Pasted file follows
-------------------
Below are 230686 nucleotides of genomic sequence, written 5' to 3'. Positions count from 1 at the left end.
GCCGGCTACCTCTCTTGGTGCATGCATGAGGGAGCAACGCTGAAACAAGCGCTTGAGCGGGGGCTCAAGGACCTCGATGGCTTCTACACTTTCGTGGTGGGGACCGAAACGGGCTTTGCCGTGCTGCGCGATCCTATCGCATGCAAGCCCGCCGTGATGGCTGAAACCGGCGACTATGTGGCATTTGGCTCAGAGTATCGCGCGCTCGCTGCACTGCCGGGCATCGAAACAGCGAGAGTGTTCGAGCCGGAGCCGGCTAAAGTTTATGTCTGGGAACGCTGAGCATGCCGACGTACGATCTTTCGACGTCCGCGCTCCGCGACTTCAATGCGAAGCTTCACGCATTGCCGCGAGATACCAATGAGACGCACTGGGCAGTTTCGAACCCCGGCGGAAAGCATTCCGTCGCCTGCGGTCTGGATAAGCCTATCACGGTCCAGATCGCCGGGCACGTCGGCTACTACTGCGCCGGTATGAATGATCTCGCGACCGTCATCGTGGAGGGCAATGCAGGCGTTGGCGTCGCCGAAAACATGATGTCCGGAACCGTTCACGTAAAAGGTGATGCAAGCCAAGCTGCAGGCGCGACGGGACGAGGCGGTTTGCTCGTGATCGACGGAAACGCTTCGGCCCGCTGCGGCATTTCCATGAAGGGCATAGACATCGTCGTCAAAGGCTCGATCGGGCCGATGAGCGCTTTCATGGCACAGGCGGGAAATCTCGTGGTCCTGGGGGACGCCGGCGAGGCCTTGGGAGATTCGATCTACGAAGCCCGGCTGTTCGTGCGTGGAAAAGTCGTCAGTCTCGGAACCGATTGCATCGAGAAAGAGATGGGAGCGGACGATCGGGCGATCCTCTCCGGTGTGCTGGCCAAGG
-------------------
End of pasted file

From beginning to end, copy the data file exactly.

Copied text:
Below are 230686 nucleotides of genomic sequence, written 5' to 3'. Positions count from 1 at the left end.
GCCGGCTACCTCTCTTGGTGCATGCATGAGGGAGCAACGCTGAAACAAGCGCTTGAGCGGGGGCTCAAGGACCTCGATGGCTTCTACACTTTCGTGGTGGGGACCGAAACGGGCTTTGCCGTGCTGCGCGATCCTATCGCATGCAAGCCCGCCGTGATGGCTGAAACCGGCGACTATGTGGCATTTGGCTCAGAGTATCGCGCGCTCGCTGCACTGCCGGGCATCGAAACAGCGAGAGTGTTCGAGCCGGAGCCGGCTAAAGTTTATGTCTGGGAACGCTGAGCATGCCGACGTACGATCTTTCGACGTCCGCGCTCCGCGACTTCAATGCGAAGCTTCACGCATTGCCGCGAGATACCAATGAGACGCACTGGGCAGTTTCGAACCCCGGCGGAAAGCATTCCGTCGCCTGCGGTCTGGATAAGCCTATCACGGTCCAGATCGCCGGGCACGTCGGCTACTACTGCGCCGGTATGAATGATCTCGCGACCGTCATCGTGGAGGGCAATGCAGGCGTTGGCGTCGCCGAAAACATGATGTCCGGAACCGTTCACGTAAAAGGTGATGCAAGCCAAGCTGCAGGCGCGACGGGACGAGGCGGTTTGCTCGTGATCGACGGAAACGCTTCGGCCCGCTGCGGCATTTCCATGAAGGGCATAGACATCGTCGTCAAAGGCTCGATCGGGCCGATGAGCGCTTTCATGGCACAGGCGGGAAATCTCGTGGTCCTGGGGGACGCCGGCGAGGCCTTGGGAGATTCGATCTACGAAGCCCGGCTGTTCGTGCGTGGAAAAGTCGTCAGTCTCGGAACCGATTGCATCGAGAAAGAGATGGGAGCGGACGATCGGGCGATCCTCTCCGGTGTGCTGGCCAAGG